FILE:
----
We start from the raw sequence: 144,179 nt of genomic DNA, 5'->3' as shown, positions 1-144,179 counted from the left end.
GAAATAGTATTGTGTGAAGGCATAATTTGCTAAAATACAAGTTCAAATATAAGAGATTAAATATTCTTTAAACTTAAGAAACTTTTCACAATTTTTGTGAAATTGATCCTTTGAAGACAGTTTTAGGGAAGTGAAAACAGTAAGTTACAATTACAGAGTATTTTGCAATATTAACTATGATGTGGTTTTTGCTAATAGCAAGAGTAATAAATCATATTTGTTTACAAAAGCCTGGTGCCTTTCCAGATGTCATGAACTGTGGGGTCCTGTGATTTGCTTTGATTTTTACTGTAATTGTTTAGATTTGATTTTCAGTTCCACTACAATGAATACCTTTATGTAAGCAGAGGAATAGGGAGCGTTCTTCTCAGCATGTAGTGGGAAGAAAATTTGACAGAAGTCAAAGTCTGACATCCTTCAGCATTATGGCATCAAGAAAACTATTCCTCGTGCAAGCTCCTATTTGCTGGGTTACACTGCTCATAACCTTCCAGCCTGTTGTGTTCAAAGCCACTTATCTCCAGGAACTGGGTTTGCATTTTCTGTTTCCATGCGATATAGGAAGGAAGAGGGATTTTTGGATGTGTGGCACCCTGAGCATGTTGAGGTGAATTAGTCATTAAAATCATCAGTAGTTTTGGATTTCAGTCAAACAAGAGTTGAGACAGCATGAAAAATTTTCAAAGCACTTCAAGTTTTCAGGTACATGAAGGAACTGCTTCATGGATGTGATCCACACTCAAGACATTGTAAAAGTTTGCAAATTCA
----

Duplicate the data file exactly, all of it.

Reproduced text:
We start from the raw sequence: 144,179 nt of genomic DNA, 5'->3' as shown, positions 1-144,179 counted from the left end.
GAAATAGTATTGTGTGAAGGCATAATTTGCTAAAATACAAGTTCAAATATAAGAGATTAAATATTCTTTAAACTTAAGAAACTTTTCACAATTTTTGTGAAATTGATCCTTTGAAGACAGTTTTAGGGAAGTGAAAACAGTAAGTTACAATTACAGAGTATTTTGCAATATTAACTATGATGTGGTTTTTGCTAATAGCAAGAGTAATAAATCATATTTGTTTACAAAAGCCTGGTGCCTTTCCAGATGTCATGAACTGTGGGGTCCTGTGATTTGCTTTGATTTTTACTGTAATTGTTTAGATTTGATTTTCAGTTCCACTACAATGAATACCTTTATGTAAGCAGAGGAATAGGGAGCGTTCTTCTCAGCATGTAGTGGGAAGAAAATTTGACAGAAGTCAAAGTCTGACATCCTTCAGCATTATGGCATCAAGAAAACTATTCCTCGTGCAAGCTCCTATTTGCTGGGTTACACTGCTCATAACCTTCCAGCCTGTTGTGTTCAAAGCCACTTATCTCCAGGAACTGGGTTTGCATTTTCTGTTTCCATGCGATATAGGAAGGAAGAGGGATTTTTGGATGTGTGGCACCCTGAGCATGTTGAGGTGAATTAGTCATTAAAATCATCAGTAGTTTTGGATTTCAGTCAAACAAGAGTTGAGACAGCATGAAAAATTTTCAAAGCACTTCAAGTTTTCAGGTACATGAAGGAACTGCTTCATGGATGTGATCCACACTCAAGACATTGTAAAAGTTTGCAAATTCA